A rule that required combatants to differentiate non-innocent civilians from innocent civilians (and protect the latter from foreseeable harm) would be theoretically desirable but practically impossible for at least two reasons. First, there is a problem of degree. Civilians in modern, industrialized societies may contribute to the war fighting effort of their State in myriad ways, ranging from minor to substantial. There is no bright line for determining who has forfeited moral immunity along this spectrum of non-innocent conduct. Second, there is an epistemic problem. Combatants are unlikely to have the time, means, or resources to identify which civilians among the enemy population are non-innocent, much less their degree of non-innocence.

Seeking to model LOAC rules on moral principles is also a perilous exercise. War is not an ethical enterprise, and both sides of any given conflict generally claim to act in self-defense. The primary purpose of LOAC is to not to make war moral, but to limit the scope and suffering of war. Achieving these objectives often requires some moral trade-offs. The principle of distinction, for example, prohibits direct attacks against “civilians” which is defined in Additional Protocol I to the Geneva Conventions to include all persons who are not members of the armed forces. Thus, under the principle of distinction, the entire civilian population is immune from direct attack, regardless of their individual contribution or responsibility for the war, unless they directly participate in hostilities. This rule is, to a certain extent, morally arbitrary. Civilians, like combatants, can be morally responsible for an unjust war and/or pose an ongoing threat to the opposing side. The principle of distinction thus entails a trade-off. It establishes clear boundaries, but it is overbroad insofar as it protects non-innocent civilians in the same manner as innocent ones.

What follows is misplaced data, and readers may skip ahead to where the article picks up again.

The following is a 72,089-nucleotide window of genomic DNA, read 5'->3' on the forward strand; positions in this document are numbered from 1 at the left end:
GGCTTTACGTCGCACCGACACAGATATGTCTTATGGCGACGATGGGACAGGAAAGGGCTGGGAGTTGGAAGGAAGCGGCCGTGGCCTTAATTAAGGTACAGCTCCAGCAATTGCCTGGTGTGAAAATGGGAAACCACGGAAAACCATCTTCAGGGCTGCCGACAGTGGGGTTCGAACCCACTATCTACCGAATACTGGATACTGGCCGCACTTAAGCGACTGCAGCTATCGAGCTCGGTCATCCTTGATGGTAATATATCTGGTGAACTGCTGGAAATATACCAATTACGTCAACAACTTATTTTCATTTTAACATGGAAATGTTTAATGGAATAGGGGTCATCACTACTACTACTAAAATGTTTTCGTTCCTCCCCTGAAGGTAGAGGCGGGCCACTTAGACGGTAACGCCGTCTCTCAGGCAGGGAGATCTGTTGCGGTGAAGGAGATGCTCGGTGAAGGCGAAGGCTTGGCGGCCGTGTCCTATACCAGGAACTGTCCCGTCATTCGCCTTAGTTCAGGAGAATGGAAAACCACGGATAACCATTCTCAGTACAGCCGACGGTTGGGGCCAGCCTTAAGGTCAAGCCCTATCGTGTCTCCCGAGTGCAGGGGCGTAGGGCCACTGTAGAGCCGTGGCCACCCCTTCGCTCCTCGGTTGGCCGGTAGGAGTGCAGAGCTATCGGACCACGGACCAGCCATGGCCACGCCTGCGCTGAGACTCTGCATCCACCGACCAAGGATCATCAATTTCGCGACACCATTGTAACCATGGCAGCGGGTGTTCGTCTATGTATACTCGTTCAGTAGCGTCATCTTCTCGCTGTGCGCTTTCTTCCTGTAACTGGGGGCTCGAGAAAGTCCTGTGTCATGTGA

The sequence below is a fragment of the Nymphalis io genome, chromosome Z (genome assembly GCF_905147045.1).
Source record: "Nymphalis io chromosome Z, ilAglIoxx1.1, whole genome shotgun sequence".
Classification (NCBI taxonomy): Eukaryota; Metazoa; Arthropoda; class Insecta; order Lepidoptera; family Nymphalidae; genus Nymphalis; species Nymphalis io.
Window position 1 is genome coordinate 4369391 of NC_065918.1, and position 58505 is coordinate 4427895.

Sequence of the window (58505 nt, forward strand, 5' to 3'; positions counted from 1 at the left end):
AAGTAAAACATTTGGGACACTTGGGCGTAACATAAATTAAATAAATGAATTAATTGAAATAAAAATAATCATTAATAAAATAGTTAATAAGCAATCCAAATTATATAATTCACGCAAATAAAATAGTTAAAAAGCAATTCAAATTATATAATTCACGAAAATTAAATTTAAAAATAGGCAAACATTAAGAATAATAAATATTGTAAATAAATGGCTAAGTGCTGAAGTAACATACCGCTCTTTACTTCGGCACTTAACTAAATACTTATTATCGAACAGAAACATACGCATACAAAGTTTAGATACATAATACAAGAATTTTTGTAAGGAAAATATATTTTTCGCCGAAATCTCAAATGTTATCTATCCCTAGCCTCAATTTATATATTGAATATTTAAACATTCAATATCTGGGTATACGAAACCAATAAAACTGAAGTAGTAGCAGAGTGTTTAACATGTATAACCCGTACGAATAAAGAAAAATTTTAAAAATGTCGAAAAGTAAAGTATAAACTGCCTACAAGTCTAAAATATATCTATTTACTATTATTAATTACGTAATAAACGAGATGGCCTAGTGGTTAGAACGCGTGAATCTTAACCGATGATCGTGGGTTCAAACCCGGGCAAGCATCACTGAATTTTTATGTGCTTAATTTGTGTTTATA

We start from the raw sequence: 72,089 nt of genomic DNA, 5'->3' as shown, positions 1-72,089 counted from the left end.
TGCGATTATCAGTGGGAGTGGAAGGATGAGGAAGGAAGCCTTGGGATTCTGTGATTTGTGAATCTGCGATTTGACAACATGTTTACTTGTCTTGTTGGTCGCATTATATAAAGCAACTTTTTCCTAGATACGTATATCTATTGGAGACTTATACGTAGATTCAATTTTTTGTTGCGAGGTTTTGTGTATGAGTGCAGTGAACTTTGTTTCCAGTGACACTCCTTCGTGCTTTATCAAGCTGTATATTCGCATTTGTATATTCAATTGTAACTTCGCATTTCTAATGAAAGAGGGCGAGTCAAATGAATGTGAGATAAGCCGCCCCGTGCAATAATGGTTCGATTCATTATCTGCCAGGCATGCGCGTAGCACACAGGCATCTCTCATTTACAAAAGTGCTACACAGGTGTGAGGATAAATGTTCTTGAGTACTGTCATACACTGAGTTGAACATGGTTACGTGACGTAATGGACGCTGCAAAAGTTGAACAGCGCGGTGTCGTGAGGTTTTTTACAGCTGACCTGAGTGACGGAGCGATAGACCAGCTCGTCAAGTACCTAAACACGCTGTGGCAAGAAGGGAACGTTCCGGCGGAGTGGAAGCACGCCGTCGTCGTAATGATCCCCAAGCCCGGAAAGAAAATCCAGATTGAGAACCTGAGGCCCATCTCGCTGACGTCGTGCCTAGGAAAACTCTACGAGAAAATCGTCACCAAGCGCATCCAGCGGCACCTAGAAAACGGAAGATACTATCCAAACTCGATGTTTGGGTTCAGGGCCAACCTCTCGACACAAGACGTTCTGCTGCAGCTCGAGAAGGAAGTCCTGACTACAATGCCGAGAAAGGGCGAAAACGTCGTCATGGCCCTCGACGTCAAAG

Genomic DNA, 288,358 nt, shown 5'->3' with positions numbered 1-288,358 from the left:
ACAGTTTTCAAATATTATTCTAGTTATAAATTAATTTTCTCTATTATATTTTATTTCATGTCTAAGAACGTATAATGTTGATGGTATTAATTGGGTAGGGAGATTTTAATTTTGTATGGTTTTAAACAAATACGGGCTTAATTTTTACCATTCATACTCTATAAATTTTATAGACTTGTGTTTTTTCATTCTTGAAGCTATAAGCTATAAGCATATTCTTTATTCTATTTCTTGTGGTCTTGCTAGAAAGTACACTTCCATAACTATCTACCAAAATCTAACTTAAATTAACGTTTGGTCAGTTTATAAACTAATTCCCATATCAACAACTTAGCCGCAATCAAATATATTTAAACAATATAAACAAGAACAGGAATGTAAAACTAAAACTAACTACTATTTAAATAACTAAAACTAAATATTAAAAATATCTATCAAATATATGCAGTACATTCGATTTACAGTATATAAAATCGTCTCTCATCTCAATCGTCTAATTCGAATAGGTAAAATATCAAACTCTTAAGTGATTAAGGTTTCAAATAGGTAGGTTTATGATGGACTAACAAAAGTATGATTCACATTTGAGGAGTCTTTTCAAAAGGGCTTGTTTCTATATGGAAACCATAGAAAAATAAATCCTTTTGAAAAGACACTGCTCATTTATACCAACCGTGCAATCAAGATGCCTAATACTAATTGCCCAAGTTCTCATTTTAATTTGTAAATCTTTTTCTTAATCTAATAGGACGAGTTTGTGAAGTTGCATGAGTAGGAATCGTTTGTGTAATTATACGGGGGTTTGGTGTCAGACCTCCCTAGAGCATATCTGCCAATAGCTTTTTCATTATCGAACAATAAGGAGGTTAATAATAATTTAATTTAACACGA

The principle of proportionality balances out this trade-off. Whereas the principle of distinction provides more protection to certain civilians than is morally required, the principle of proportionality provides less insofar as it permits attacks expected to harm innocent civilians. This package of interrelated principles, however, arguably represents a decent compromise given the realities of war.

First, the expansive and clear definition of civilian in Additional Protocol I and the concept of civilian immunity from direct attack are critical in limiting the scope of war. The principle can be effectively implemented by combatants, even in the fog of war.

Second, LOAC’s acceptance of collateral damage in certain circumstances is likely a prerequisite for the expansive definition of “civilian.” A complete prohibition on causing incidental harm to civilians would be militarily and morally arbitrary, and thus disregarded. Any attempt to further restrict the rules regarding collateral damage would likely create a countervailing pressure to expand the definition of combatant and military objective. The principle of proportionality thus acts as a release valve. The intermediate protection afforded to civilians under the principle of proportionality helps both to maintain the broad definition of civilian in LOAC, as well as the bright line distinction between civilian and combatant.

Third, replacing LOAC’s status-based immunity with one based on innocence could lead to lower protections for all civilians. The civilian/combatant distinction can easily collapse as modern warfare requires the collective efforts and resources of society. As seen in the major conflicts of the 20th century, States often ignored the civilian/combatant distinction, targeting persons and factories that supported the enemy. Virtually all civilians were viewed as non-innocent, and thus legitimate targets of attack.


While the principle of proportionality may serve a humanitarian interest in limiting the scope of war, we should not be complacent in thinking that the laws of war perfectly mirror moral principles, or that actions consistent with the LOAC are morally permissible. Ethically minded States and militaries need not be satisfied with the moral shortcomings of the principle of proportionality. They should acknowledge that collateral damage may be lawful, but not always moral, and take additional steps to reduce the risks to innocent bystanders in war.


Charles Trumbull is the Legal Adviser for the U.S. Mission to the United Nations and Other International Organizations in Geneva. This post is written in the author’s personal capacity and does not necessarily represent the views of the U.S. Mission, the Department of State, or the United States Government.


Photo credit: Ministry of Internal Affairs of Ukraine